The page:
Widow Denied Death Benefits - Congress Ensures Won't Happen Again

When the Senate passes the National Defense Authorization Act (NDAA) Thursday, funding for weapons programs and troop pay raises will be touted across the country, but one widow in Arkansas will not be celebrating.

Miranda Luke has been fighting for nearly two years to obtain her late husband's military benefits, benefits the Army abruptly denied when he died at the couple's home in 2010.

Captain Samson Luke, a Bronze-star active-duty officer who deployed for combat twice in Iraq, later served as an Arkansas National Guardsman. During a mandatory weekend training assignment at Fort Chaffee, Luke was authorized to return to his home, just 12 miles from base, to sleep for the evening after a grueling day of heavy labor in freezing conditions. His heart stopped. He was just 34 years old, leaving behind a wife and four young children.

Upon Luke's death, his widow was assigned a casualty assistance officer. Three weeks later, the Army pulled that officer out and told Miranda that she would not be receiving the $100,000 death gratuity or up to $8,000 in funeral expense benefits that he would have automatically received, no questions asked, had he died on base or "in the vicinity" of the training facility, as required by law.

Miranda Luke sought out the help of her senator, Mark Pryor, who set about clarifying any ambiguity in the law. Pryor got that clarification in the bill that will soon be signed by President Obama, but members of the House and Senate Armed Services Committees who hammered out the differences between the two chambers' bills, stripped out the retroactive clause in the Senate bill that would have helped the Luke family.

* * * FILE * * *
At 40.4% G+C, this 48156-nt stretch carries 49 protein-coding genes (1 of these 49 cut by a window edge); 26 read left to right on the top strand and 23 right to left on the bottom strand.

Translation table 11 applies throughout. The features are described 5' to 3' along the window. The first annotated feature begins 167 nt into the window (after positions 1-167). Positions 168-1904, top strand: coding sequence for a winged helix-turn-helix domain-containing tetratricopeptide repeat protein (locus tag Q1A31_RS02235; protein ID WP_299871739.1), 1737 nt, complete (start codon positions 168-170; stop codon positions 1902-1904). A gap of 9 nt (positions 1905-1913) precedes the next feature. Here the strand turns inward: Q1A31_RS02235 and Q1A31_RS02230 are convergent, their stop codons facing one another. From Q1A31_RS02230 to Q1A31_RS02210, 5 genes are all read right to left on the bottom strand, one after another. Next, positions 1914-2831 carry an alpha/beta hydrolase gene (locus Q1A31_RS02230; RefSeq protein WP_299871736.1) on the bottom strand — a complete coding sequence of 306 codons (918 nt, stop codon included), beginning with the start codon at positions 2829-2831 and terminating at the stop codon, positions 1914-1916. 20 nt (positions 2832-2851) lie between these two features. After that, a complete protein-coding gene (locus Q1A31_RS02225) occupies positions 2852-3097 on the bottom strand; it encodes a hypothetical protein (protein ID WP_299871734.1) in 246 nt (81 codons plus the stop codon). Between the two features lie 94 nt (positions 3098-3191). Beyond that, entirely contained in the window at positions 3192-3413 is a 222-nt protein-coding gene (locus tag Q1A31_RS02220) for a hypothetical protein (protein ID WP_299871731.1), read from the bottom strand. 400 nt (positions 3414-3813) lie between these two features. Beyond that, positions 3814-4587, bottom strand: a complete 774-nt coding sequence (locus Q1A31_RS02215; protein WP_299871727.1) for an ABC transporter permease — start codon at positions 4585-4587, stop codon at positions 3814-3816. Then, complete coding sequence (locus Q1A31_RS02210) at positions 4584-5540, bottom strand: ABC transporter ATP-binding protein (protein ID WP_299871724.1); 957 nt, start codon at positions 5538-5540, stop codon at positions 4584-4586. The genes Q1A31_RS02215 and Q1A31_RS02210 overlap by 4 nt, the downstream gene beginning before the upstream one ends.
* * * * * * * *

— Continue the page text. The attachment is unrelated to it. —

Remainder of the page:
Still, Pryor, in a statement, said he is optimistic the Luke family will soon receive the benefits. An aide to Pryor tells Fox a meeting is currently being set with the Secretary of the Army for next week (the secretary is currently overseas).

According to the statement from Pryor's office, Miranda Luke said, "I would like them to do what's right. I would like them to not only give me and my four children back the benefits that my husband died for. I would also like them to change the verbiage, the language, so that no one else has to go through this again."

With the passage of the defense bill, this situation should not happen ever again.

Pryor's provision in the final bill clearly states that death benefits are available to any reservist who dies during an authorized stay at their home during inactive duty training.

"Miranda Luke and her four kids have dealt with a lot over the past two years, from losing their husband and father to facing ongoing uncertainty over military benefits they are due," Pryor said in the statement. "It's been an honor to team up with Miranda so we can ensure families facing similar situations are taken care of financially. I'd also like to see a better result for the Luke family, and I think we'll get there soon."